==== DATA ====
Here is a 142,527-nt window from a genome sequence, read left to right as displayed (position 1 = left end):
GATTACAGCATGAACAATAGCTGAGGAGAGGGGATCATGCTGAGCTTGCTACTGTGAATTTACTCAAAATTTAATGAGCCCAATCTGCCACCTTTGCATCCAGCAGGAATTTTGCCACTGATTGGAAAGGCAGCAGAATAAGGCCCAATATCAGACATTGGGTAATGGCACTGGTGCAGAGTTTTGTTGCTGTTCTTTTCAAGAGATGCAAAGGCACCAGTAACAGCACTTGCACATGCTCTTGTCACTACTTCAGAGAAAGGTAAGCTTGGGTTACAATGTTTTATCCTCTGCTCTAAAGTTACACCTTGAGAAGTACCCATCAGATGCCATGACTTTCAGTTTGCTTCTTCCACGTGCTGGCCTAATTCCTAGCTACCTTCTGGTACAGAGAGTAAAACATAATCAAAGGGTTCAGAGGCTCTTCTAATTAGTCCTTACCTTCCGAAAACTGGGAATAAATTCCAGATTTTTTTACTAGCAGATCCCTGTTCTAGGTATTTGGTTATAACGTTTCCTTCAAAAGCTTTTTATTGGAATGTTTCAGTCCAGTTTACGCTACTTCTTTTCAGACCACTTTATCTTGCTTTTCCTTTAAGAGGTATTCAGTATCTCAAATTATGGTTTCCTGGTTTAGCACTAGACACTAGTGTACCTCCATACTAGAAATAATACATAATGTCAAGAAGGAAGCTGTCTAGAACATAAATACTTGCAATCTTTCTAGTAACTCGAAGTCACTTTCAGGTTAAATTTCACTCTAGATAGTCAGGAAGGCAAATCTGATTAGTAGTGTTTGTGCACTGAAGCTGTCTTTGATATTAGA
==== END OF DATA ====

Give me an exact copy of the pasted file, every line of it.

Here is a 142,527-nt window from a genome sequence, read left to right as displayed (position 1 = left end):
GATTACAGCATGAACAATAGCTGAGGAGAGGGGATCATGCTGAGCTTGCTACTGTGAATTTACTCAAAATTTAATGAGCCCAATCTGCCACCTTTGCATCCAGCAGGAATTTTGCCACTGATTGGAAAGGCAGCAGAATAAGGCCCAATATCAGACATTGGGTAATGGCACTGGTGCAGAGTTTTGTTGCTGTTCTTTTCAAGAGATGCAAAGGCACCAGTAACAGCACTTGCACATGCTCTTGTCACTACTTCAGAGAAAGGTAAGCTTGGGTTACAATGTTTTATCCTCTGCTCTAAAGTTACACCTTGAGAAGTACCCATCAGATGCCATGACTTTCAGTTTGCTTCTTCCACGTGCTGGCCTAATTCCTAGCTACCTTCTGGTACAGAGAGTAAAACATAATCAAAGGGTTCAGAGGCTCTTCTAATTAGTCCTTACCTTCCGAAAACTGGGAATAAATTCCAGATTTTTTTACTAGCAGATCCCTGTTCTAGGTATTTGGTTATAACGTTTCCTTCAAAAGCTTTTTATTGGAATGTTTCAGTCCAGTTTACGCTACTTCTTTTCAGACCACTTTATCTTGCTTTTCCTTTAAGAGGTATTCAGTATCTCAAATTATGGTTTCCTGGTTTAGCACTAGACACTAGTGTACCTCCATACTAGAAATAATACATAATGTCAAGAAGGAAGCTGTCTAGAACATAAATACTTGCAATCTTTCTAGTAACTCGAAGTCACTTTCAGGTTAAATTTCACTCTAGATAGTCAGGAAGGCAAATCTGATTAGTAGTGTTTGTGCACTGAAGCTGTCTTTGATATTAGA